Australia Aims to Break China Rare Earths Dominance

The Australia government issued a report to announce 15 rare earths and key mineral projects aimed at cooperating with the US to challenge China's dominance in the supply of materials commonly used in the defense and high-tech industries. Australian company Lynas accounts for 10% of the global rare earth market, according to the Financial Times report.

The report said that a government report released by Australia detailed these projects, which have been proposed by more than a dozen mining and metals companies and would require A$5.7bn to develop. They cover critical minerals including rare earths, antimony, magnesium, and tungsten - the global processing and supply chains for which are all controlled by China.

Australian company Lynas accounts for 10 percent of the global market image

Australian Defense Secretary Linda Reynolds said: "The key mineral industry is critical to national defense, and many of our advanced capabilities depend on them. This means that having a safe source of supply is critical, especially considering Today's geopolitical headwinds." According to Linda Reynolds, the government is working with companies to ensure that policies are conducive to encouraging expansion. State investment has not yet been planned at this stage, although the report does not explicitly exclude this possibility.

Linda Reynolds, Australia's defence minister, said: "The critical minerals sector is vital for defence, with many of our advanced capabilities depending on them. That means it is essential we have a secure source of supply, especially given the current geopolitical headwinds."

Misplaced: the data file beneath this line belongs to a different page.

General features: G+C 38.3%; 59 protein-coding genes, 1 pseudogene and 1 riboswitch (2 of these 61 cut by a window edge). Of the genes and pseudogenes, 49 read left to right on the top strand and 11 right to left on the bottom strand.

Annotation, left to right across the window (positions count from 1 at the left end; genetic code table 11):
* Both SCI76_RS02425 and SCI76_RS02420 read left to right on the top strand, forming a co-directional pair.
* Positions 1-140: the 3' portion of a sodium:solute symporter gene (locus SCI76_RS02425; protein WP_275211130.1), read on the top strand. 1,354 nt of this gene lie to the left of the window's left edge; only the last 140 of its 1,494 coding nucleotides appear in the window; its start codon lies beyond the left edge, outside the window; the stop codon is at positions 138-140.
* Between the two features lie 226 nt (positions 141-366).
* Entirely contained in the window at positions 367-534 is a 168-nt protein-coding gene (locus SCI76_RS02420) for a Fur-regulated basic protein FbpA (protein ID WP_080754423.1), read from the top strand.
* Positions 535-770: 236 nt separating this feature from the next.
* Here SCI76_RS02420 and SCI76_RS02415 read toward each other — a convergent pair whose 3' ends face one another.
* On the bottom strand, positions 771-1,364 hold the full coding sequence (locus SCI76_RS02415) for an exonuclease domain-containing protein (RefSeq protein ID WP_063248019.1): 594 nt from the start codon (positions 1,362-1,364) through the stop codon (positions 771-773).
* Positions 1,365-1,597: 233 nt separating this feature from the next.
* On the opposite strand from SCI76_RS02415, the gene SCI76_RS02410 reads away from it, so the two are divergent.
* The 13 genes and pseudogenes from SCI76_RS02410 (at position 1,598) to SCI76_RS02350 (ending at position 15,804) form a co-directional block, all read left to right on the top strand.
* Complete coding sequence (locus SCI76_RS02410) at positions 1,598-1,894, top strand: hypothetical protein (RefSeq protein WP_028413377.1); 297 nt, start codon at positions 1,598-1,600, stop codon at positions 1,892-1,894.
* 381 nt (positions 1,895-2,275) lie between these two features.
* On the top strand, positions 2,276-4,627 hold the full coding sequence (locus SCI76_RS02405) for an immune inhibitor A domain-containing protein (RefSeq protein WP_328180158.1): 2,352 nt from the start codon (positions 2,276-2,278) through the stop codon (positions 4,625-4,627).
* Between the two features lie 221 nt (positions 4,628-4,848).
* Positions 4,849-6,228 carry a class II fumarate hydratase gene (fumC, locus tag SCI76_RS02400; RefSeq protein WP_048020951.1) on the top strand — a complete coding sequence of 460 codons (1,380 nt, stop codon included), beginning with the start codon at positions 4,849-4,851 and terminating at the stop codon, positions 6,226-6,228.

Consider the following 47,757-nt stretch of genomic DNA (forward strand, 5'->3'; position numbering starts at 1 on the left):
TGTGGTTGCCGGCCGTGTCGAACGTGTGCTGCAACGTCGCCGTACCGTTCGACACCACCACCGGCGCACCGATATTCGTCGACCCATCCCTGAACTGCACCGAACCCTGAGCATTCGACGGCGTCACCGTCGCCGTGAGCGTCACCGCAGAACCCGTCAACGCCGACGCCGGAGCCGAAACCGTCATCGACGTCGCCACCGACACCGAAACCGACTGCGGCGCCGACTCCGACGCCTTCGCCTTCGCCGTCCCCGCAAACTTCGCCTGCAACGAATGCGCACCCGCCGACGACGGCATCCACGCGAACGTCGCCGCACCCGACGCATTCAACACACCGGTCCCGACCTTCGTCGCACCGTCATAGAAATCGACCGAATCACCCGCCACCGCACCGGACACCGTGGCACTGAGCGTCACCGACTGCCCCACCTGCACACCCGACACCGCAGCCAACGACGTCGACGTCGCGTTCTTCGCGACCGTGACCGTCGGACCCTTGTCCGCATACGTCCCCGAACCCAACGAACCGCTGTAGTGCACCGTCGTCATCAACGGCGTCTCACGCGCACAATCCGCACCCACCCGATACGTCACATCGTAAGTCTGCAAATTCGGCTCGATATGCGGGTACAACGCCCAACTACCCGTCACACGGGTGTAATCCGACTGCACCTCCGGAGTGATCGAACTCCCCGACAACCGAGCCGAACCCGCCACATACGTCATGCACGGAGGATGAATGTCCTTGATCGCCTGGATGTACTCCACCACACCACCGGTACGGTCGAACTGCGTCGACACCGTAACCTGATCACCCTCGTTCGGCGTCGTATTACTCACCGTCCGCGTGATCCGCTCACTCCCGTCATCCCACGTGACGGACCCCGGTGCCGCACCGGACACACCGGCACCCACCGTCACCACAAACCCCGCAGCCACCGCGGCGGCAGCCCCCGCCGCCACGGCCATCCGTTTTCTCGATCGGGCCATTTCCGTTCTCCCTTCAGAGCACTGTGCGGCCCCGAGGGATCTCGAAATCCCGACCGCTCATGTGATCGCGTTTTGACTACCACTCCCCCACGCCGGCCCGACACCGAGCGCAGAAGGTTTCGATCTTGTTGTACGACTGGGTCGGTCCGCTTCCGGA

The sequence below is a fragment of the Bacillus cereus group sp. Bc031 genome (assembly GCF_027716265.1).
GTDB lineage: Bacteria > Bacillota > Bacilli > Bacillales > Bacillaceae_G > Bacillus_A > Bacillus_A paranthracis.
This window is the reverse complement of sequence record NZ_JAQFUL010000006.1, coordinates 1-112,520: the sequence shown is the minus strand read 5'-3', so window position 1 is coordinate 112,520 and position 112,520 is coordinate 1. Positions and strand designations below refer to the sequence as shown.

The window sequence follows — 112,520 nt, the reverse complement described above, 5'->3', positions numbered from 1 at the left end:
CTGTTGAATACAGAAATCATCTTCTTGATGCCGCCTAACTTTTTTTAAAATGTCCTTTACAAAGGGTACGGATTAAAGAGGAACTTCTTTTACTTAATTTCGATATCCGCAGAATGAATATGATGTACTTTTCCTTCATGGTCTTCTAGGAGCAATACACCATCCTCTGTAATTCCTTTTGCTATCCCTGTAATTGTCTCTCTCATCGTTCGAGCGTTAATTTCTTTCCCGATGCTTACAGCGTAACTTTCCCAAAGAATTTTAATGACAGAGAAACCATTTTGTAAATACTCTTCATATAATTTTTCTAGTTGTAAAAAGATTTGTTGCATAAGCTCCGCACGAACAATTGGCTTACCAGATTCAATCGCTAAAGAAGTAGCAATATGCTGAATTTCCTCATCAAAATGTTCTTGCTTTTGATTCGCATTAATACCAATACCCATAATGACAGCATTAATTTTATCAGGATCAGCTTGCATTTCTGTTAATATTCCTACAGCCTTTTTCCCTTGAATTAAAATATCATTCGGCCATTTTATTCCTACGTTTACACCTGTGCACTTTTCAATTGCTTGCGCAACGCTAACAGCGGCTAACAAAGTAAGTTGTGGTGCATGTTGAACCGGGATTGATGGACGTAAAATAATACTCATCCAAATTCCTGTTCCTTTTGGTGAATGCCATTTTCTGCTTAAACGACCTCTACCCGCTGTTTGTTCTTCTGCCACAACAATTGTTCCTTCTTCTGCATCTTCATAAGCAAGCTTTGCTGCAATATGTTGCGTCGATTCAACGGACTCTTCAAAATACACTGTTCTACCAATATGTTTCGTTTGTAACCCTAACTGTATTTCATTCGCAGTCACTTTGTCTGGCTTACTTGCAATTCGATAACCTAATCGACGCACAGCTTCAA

Rare earths are a group of 17 obscure minerals that are embedded in most technology products, and critical minerals such as cobalt, magnesium and tungsten have been thrust into the center of the Sino-US trade war following warnings by Beijing that it could cut off supply as leverage.

To alleviate the dependence of Western countries on China's supply, Australia and the US signed an agreement last year to cooperate in the refining, processing, and development of rare earths. Last week, Ellen Lord, the Pentagon’s under-secretary of defense for acquisition and sustainment, told reporters that the country is one of the "most likely choices".

The report pointed out that the 15 development projects identified by the Australian government include plans for the Australian listed company Northern Minerals to develop mines and establish processing plants. Last month, Northern Minerals signed an offtake agreement with Thyssenkrupp Materials Trading.

Australian companies are already the world's largest supplier of lithium. Lithium is an important mineral for the manufacture of electric vehicle batteries. Analysts warned about the costs and challenges of developing key minerals, as well as establishing processing plants.

In 2016, the last large non-Chinese rare earths supplier, Lynas, was rescued, after the Japanese Oil, Gas and Metals National Corporation (JOGMEC) and other Linus shareholders reached an agreement on debt restructuring. Australia accounts for 10% of the global rare earth market. According to Dylan Kelly, an analyst at private wealth management company Ord Minnett, wrote in a recent report: "As the world's largest ex-China producer (Lynas's) strategic importance cannot be overstated."